Ostia, Oratorio Cristiano delle Terme di Mitra is a late 4th or early 5th century ruined church built over the Mithraeum at the Baths of Mithras in the Via della Foce, which is in the north-west quarter of the ancient ruins of Ostia and near the Tiber.
The Mithraeum under the baths, after which they were named, apparently suffered a hostile takeover by Christians after the suppression of pagan places of worship by the emperor Theodosius I in 395. Fragments of the smashed statue of Mithras, found in a drain by archaeologists, gave witness to the violence. In the conversion, a small oratory was furnished from one of the rooms of the bath complex (presently referred to as Room G).
No documentary evidence survives for the oratory, so its dedication and ecclesial function remain unknowable.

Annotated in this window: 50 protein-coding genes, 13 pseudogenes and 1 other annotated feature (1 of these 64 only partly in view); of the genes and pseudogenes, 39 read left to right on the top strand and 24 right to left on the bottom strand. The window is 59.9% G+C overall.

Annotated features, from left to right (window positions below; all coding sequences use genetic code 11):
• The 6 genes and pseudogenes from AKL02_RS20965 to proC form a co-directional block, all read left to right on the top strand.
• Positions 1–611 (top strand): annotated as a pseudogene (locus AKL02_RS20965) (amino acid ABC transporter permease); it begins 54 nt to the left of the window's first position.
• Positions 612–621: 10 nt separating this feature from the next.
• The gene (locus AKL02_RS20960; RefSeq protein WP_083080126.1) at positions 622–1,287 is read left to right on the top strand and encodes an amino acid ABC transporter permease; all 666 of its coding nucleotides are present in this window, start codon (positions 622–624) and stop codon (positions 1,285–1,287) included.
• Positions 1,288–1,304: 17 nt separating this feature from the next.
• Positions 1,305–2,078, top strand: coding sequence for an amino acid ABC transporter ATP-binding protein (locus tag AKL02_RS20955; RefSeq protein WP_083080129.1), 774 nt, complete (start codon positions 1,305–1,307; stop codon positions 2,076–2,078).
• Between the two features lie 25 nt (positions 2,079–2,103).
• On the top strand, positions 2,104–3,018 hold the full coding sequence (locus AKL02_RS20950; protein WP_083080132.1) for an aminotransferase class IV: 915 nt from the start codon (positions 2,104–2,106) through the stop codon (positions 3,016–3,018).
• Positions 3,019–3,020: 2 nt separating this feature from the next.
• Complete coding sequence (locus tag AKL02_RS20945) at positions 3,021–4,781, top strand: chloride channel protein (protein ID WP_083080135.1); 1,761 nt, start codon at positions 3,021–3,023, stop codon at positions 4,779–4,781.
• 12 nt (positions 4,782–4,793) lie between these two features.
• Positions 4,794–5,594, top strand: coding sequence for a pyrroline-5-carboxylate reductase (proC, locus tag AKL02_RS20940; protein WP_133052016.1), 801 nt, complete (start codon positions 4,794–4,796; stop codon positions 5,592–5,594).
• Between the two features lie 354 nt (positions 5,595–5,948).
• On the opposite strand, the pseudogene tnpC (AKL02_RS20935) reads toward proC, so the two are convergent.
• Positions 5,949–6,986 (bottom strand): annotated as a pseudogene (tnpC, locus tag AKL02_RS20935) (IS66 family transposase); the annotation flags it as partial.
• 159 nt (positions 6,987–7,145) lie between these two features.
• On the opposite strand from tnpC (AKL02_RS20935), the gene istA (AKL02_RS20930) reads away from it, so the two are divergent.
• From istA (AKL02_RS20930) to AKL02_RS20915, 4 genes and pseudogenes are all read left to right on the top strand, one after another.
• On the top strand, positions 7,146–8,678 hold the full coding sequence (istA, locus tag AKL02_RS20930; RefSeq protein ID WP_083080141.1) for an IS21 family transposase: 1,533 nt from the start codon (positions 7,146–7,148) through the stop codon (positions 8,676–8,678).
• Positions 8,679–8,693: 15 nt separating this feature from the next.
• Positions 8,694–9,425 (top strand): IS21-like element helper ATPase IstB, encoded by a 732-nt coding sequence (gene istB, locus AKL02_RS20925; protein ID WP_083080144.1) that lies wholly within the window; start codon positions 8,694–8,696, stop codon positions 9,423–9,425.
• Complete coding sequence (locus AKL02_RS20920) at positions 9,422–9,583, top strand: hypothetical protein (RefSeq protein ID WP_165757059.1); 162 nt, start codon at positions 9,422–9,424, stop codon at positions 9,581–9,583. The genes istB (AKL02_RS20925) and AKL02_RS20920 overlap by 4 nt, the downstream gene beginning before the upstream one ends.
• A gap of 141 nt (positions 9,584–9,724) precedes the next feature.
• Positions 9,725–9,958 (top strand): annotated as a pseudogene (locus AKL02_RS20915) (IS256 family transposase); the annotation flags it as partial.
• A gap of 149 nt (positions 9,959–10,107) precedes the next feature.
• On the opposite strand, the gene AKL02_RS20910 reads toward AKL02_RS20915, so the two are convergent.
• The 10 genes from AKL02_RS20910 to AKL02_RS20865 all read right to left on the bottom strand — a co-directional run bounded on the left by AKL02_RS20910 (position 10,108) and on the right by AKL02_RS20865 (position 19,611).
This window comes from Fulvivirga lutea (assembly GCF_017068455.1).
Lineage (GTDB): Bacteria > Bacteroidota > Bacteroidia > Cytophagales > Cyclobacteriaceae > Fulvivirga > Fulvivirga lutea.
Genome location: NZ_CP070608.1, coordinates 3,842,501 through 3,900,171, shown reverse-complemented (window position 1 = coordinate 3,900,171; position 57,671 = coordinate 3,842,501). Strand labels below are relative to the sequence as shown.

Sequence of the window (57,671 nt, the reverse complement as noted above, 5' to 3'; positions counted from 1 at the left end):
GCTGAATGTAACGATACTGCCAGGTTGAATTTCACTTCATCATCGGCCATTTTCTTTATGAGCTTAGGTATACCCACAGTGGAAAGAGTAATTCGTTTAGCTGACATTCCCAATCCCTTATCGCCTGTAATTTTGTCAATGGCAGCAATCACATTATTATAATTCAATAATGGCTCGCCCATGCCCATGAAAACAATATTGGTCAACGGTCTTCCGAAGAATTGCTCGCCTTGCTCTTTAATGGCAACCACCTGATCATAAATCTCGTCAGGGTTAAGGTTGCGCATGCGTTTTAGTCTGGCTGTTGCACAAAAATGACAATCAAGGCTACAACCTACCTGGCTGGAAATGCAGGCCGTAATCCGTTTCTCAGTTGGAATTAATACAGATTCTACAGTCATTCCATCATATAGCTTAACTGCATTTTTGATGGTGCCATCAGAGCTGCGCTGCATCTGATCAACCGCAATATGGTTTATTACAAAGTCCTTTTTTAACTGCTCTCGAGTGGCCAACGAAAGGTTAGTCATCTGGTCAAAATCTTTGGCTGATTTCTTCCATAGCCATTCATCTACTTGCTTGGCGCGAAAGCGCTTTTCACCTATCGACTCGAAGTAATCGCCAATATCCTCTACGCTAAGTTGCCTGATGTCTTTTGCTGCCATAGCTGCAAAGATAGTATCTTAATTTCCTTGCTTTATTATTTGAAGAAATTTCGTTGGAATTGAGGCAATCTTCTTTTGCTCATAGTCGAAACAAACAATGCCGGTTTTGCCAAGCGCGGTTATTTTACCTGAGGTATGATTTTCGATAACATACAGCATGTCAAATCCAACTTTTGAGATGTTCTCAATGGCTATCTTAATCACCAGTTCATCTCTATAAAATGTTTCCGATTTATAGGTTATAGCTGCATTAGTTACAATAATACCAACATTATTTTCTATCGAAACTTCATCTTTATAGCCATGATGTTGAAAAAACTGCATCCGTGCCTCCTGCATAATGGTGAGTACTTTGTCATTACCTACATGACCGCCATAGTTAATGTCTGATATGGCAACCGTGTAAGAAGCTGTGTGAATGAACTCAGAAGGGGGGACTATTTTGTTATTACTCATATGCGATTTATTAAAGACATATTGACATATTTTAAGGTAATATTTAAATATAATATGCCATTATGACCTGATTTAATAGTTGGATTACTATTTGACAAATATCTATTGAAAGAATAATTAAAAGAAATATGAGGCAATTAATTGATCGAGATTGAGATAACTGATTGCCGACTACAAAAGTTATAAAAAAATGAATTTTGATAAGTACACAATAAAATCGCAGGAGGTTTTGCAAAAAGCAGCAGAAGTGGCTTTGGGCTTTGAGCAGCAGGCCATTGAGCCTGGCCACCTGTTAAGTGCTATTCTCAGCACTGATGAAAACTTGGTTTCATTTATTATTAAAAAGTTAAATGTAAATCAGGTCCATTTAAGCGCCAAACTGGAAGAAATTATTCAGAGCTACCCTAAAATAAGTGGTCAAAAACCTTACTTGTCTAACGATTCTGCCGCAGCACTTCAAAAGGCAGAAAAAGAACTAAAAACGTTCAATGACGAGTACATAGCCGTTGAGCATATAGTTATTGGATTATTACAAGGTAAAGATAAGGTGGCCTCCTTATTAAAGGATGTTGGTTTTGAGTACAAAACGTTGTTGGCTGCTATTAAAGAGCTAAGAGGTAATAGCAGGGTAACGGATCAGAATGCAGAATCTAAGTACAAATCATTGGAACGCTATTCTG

What survives of this oratory is the low brick wall of the segmental apse, flanked by two free-standing marble columns in situ. The wall is opus vittatum, meaning that the brick courses are separated by tiles.
Four small square marble columns were found here on excavation, two of which have the chi-rho symbol carved on the top of one face. Their side faces have grooves, which indicate that they formed part of a stone screen or iconostasis. They are 1.3m high.